One situation in which two waves meet with the same frequency is a standing wave, in which a wave meets its reflection. If the reflection is perfect, meaning that it has the same amplitude as the original wave, then the waves will consistently cancel each other at certain points and sum to zero. The points where the sum of wave and its reflection are minimized, ideally to zero, are called nodes. But at other points the waves do not always sum to zero. The animation below, borrowed from the Wikipedia page, illustrates a standing wave well: the blue and green waves are the original wave and its reflection, and the red wave is the sum of the blue and green waves. See how the amplitude of the red wave is always zero at the nodes, which are spaced a half-wavelength apart?

animation of a standing wave

So to sum up, an analog filter circuit selects a narrow range of frequencies because the filter components cleverly use resonance to preferentially transmit those frequencies, similar to the way that a long tube capped on one end preferentially transmits sound waves of a narrow range of frequencies.

  • $\begingroup$ The audio tube is a great analogy. It almost parallels with waveguides Although waveguides are only high pass filters, not resonant until the final turn(s). $\endgroup$ – KX4UQ Oct 27 '20 at 23:29

Propagation of waves in free space is both electronic and magnetic in nature. Both field components combine to induce the movement of electrons in an antenna.

All frequencies are added together to make up the radio spectrum (a single entity per polarization, Horizontal and Vertical). The entire thing is combined into a grand complex wave.

For completeness, circular and elliptical waves shift the polarization between horizontal and vertical at a constant rate. This adds a time(phase) factor to the H,V transition.

The wave speed is completely frequency independent and mostly constant and is close to the speed of light. This speed is irrelevant of frequency, only medium. Although it does change between different mediums air/wire/vacuum... and with movement velocity(Doppler effect, only noticeable from spacecraft at RF frequencies).

All frequencies are combined at the transmitting antenna with the the existing wave, either constructively or destructively to a form single complex wave.

So to answer your question, the tuner is a (LC)filter network that produces a low impedance to the desired signal frequency range and a high impedance to all other frequencies causing a reflection to be either re-radiated or consumed as heat, through recirculation between the inductor and capacitor.

The bandwidth allowed is determined by the Q factor of the inductor and capacitor chosen and the driven frequency.The Q factor is the ratio of bandwidth to center frequency. A higher Q indicates a narrower filter and less insertion loss. The Q is determined by the losses and efficiency of the materials used to construct the inductors and capacitors and interconnection between them.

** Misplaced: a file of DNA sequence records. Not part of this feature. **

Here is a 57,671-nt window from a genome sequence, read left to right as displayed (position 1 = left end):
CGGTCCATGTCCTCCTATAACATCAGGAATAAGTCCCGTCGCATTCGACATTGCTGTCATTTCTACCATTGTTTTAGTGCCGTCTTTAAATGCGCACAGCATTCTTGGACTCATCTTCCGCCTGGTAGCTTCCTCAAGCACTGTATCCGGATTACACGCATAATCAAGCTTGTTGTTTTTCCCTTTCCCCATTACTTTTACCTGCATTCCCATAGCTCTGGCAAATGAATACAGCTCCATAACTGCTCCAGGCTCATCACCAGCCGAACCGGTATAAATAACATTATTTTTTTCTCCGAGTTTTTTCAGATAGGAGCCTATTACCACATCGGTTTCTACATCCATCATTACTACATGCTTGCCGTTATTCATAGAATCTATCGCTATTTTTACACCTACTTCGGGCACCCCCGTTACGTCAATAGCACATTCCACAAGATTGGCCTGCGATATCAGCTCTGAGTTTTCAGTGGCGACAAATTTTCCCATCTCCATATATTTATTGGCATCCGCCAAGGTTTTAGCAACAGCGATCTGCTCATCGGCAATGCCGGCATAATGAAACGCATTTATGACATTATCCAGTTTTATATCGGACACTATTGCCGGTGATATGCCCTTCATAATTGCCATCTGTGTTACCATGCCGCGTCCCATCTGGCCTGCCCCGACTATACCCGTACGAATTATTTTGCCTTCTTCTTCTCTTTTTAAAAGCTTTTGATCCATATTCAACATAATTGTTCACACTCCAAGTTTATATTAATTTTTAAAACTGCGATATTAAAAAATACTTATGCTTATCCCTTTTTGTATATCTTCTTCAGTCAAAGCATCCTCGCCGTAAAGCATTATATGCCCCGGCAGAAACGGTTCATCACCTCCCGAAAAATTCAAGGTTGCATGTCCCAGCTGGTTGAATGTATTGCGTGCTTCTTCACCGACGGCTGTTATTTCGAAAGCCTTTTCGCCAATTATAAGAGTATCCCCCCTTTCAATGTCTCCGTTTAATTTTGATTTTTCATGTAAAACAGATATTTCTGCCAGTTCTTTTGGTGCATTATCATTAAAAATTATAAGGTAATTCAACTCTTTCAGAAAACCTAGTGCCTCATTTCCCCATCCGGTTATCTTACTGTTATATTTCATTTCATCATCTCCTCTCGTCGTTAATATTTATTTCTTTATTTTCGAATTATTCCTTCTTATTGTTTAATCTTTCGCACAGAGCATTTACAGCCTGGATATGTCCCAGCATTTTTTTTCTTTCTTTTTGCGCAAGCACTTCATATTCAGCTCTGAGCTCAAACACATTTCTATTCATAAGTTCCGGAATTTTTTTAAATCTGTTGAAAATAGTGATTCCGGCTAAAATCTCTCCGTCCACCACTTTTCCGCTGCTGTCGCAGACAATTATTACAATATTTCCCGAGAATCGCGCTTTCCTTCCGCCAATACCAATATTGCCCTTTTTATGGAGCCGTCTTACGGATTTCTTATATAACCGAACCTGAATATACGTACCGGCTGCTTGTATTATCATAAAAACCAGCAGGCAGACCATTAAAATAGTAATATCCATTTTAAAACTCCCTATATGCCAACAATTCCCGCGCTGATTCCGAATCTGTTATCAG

The selection of values for the inductance and capacitance form an oscillator with a resonant frequency. The signals close to the resonant frequency pass through with little loss as a purely resistive impedance with no reactance, while frequencies further away are attenuated by the lack of balance between the inductor and capacitor; thereby increasing the impedance to signals outside of the pass-band by increasing the reactance component.

This question forms the basis of software defined radios: The sample rate defines the maximum bandwidth, in the case of direct-sampled radios the maximum frequency detectable, but with decimation lower frequencies can be ascertained.

"The antenna at the end is coiled up and feeds the inductor which is part of the LC circuit. It looks like a transformer to me." Antennas that are electrically short present a capacitive reactance that is canceled out by the inductor; the capacitor cancels out the overshoot due to winding limitations of the inductor. In this form, this is a matching transformer and not a filter per se (although some filtering will occur). Its purpose is to transform the reactive component to -j0 (zero reactance) to ensure maximum power transfer.

I have left many things out to simplify this answer. I would be glad to elaborate.

  • $\begingroup$ Your second-to-last sentence is incorrect: the sample rate of a device limits its bandwidth, not its maximum frequency. SDRs exploit that using mixers and aliasing (going for Zero-IF, Superhet or subsampling architectures, or combinations of these). You don't need a 12 GHz sampling rate to digitize Wifi at 5.8 GHz – a sampling rate sufficient to sample the bandwidth of the signal is sufficient, given, indeed, adequate analog filtering. $\endgroup$ – Marcus Müller Oct 27 '20 at 12:09
  • $\begingroup$ What is the Q factor? I can maybe see it picking up a specific frequency but how does it pick up a range? $\endgroup$ – Derpy Oct 27 '20 at 15:09
  • $\begingroup$ @MarcusMüller, I have clarified the conditions to specify direct sampling. I was trying not to get into Nyquist frequencies and aliasing. The point was that multiple frequencies were present in the digitized samples. $\endgroup$ – KX4UQ Oct 27 '20 at 15:16
  • $\begingroup$ @Derpy, I have updated my answer to include Q and the range reasons. $\endgroup$ – KX4UQ Oct 27 '20 at 19:48